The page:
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It sounds incongruous. Chatter is associated with the Force.com platform, which runs in Salesforce.com data centers, not Amazon's. But 99% of CloudAware's customers are using Amazon cloud services, and it's built monitoring and management systems on Force.com to track their workloads there. Now, if there's something going wrong with your workload, chances are one of your Chatter feeds will contain the information you need to take care of it.
If you're not aware of CloudAware, don't feel bad. The 10-employee, Manhattan, N.Y., engineering consulting firm has been helping companies migrate workloads to the cloud since Amazon Web Services first went public in 2007. It saw the same tasks recurring so many times it decided to produce a service that captured best practices and automated execution of those tasks.
"We've been operating in stealth mode. Most people are not aware of us. We didn't have a website until six months ago," said Mikhail Malamud, founder and CEO of CloudAware.
Malamud expects CloudAware to eventually support Google Compute Engine and Microsoft Azure, but said so far "we haven't seen the demand for them." Also, from the start, the firm was focused on the early activity on AWS's EC2 and related services and built capabilities for monitoring and managing them. The CloudAware service, for example, implements about 50 best practices derived from Amazon's own Trusted Advisor, the rules engine that helps customers configure and deploy workloads. It's added 50 best practices policies of its own to help customers get their applications up and running with the least difficulty.
[ Want to learn more about Amazon's own Trusted Advisor? See Amazon Tool Helps Shape Your Cloud Workload. ]
CloudAware didn't create the service entirely on its own. Two Fortune 500 companies financed CloudAware's R&D to create the system so that they could use it. That means CloudAware, which hasn't yet taken a penny of venture capital, has a launched a service that counts Thomson Reuters, Reed Elsevier, Pearson, Sony, AOL and others as paying customers, and is breaking even. Revenue has increased 150% at the privately held company since the start of the year, although Malamud won't disclose what that amount is.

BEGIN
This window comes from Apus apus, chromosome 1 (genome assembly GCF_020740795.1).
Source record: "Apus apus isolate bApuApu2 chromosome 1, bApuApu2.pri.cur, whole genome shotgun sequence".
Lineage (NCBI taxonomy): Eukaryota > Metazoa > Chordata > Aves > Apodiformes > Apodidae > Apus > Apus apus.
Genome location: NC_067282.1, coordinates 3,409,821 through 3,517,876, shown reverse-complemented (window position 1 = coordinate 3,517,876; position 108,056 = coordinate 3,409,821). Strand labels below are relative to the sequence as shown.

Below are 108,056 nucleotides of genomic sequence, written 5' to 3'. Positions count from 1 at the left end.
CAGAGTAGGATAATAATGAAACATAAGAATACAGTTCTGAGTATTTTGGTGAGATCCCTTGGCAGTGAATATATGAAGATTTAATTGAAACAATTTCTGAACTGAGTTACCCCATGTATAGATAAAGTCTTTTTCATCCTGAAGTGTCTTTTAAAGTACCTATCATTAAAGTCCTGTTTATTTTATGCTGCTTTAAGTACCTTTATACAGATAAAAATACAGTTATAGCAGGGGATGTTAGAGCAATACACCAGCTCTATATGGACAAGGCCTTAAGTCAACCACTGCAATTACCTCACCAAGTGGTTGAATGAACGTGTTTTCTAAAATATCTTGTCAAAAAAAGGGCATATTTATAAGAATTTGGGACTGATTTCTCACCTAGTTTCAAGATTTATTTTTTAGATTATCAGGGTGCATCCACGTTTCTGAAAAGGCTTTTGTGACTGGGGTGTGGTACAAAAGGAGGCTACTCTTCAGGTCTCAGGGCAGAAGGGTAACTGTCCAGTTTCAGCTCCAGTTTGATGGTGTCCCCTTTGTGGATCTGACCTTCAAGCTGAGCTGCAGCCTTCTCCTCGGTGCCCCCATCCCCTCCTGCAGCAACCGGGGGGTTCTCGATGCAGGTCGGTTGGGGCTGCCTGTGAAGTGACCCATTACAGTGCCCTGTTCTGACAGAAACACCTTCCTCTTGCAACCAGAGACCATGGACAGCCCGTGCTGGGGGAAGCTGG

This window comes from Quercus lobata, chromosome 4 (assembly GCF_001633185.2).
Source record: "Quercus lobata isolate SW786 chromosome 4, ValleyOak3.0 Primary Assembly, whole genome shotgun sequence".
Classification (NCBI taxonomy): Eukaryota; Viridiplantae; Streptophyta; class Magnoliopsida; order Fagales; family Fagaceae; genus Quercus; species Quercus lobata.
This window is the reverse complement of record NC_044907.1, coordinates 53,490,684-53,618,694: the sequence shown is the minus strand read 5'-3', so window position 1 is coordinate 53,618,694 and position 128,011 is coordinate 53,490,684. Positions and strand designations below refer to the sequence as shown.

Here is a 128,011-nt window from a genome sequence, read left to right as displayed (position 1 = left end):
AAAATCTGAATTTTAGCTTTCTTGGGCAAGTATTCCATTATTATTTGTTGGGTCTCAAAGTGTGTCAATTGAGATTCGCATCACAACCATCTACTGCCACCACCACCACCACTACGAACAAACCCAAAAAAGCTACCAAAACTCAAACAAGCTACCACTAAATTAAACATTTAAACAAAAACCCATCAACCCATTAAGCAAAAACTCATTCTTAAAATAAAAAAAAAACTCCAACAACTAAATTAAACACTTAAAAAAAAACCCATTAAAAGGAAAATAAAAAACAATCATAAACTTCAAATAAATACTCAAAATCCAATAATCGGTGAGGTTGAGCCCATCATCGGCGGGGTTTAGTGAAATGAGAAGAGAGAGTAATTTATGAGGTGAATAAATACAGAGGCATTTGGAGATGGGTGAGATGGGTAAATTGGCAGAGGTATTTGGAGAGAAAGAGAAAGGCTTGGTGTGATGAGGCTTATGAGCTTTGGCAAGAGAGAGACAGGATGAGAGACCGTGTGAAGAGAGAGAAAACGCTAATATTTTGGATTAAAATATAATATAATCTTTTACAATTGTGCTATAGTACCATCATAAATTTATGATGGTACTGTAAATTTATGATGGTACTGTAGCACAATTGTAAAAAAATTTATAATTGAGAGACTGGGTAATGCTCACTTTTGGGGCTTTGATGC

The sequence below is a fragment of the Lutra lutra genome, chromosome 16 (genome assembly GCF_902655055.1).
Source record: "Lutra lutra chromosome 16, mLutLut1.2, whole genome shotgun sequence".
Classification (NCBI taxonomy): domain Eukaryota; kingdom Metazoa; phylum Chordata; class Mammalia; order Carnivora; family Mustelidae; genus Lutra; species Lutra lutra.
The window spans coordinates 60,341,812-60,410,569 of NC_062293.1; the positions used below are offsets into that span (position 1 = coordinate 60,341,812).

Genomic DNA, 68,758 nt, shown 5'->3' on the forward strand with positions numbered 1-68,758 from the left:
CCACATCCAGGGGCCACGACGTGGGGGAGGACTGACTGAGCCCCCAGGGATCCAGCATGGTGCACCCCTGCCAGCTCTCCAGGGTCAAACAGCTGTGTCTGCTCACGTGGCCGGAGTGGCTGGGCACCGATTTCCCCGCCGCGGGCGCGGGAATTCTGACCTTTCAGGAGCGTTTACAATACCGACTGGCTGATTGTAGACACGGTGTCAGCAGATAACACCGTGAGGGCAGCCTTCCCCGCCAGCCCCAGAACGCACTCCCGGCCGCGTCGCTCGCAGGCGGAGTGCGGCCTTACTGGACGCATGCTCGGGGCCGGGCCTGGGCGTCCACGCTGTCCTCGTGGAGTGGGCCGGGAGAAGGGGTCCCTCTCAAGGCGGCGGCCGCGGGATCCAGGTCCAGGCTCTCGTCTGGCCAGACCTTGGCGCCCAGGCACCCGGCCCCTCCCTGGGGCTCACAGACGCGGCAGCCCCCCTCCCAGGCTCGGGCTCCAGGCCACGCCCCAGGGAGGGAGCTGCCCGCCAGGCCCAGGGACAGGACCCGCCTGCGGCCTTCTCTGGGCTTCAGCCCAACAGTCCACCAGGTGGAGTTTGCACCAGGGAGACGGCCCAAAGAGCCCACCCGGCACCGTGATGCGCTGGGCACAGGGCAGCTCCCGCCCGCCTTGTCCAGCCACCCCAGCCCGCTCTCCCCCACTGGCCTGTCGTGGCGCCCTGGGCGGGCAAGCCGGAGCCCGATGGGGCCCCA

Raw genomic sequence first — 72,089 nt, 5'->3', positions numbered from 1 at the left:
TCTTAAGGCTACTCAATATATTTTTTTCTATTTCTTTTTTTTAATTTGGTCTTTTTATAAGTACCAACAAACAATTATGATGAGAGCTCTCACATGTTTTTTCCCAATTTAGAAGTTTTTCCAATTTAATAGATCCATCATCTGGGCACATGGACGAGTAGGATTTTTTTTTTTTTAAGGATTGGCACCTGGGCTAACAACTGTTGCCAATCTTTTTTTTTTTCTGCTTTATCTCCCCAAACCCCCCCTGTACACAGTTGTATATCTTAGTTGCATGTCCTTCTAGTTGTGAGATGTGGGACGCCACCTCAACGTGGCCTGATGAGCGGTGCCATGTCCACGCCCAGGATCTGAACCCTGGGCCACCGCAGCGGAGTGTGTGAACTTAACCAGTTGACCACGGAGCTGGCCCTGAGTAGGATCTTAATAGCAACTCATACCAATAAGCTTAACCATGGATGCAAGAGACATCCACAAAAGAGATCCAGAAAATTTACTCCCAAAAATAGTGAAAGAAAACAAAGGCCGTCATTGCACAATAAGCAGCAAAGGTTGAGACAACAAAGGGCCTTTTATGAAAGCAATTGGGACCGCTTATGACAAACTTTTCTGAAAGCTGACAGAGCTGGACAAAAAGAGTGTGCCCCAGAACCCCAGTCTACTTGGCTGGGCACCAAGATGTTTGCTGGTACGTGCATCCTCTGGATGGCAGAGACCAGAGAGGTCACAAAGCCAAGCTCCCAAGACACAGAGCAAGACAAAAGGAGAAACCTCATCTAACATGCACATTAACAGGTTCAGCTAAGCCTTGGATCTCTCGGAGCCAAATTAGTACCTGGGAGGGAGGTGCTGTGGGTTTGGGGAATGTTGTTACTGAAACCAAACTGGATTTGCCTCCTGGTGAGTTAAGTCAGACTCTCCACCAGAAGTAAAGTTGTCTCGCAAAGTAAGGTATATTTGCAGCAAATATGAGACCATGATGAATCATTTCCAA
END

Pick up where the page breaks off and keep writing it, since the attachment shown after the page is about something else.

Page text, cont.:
The service charges customers 2-7% of their total Amazon bill, depending on the number of service components that they use. It also charges a minimum of $1,500 a month. There's no freemium version with CloudAware. "We're going after the enterprise," not small businesses, startups or mom & pop e-commerce sites, he said.
The service includes the open source configuration engine, Puppet, along with other deployment components, so customers may use it to actually deploy their workloads as well as monitor them.
The use of Chatter kicks in as multiple users at an enterprise start deploying workloads to Amazon through CloudAware. It ties a set of security policies to a security feed in Chatter, and an incident with any workload triggers a message on Chatter to those receiving the feed.
Likewise, feeds can be set up for compliance, intrusion detection, governance, backup, cost control and other areas of workload management. If a developer changes a production system, that event would trigger a message on the Chatter governance feed. The systems administrator could then ask the developer through Chatter (perhaps from his mobile device) why he had made the change.
"Everything is out in the open. You can no longer sneak a change in. Everyone knows you did it, and you'll get scolded if it doesn't work. It generates a culture of responsibility," said Malamud.
The Chatter feeds can cross boundaries and siloed skill sets that still keep one side of the data center from talking to the other. Instead of just generating talk, the service also allows customers to set up approval processes so that a change to a running system goes through a set process. It offers 50 prototype processes that a customer may choose from to set up its own process.
When a virtual machine is generated or a workload is launched from CloudAware's app store, the service cross references the statistics that stream from Amazon's CloudWatch monitoring service with the information it collects and stores in its own repository. Analytics are applied to the operational data with the goal of spotting trouble as it develops and getting a "case" launched via Chatter to alert the responsible parties.
CloudAware tries to go farther than Amazon CloudWatch by monitoring information on the running application. "Amazon doesn't understand the concept of an application, whether it's in production or development," said Malamud, but CloudAware does. It includes tagging and labeling that lets a system administrator to develop a more detailed view of the running workload than can be obtained under CloudWatch.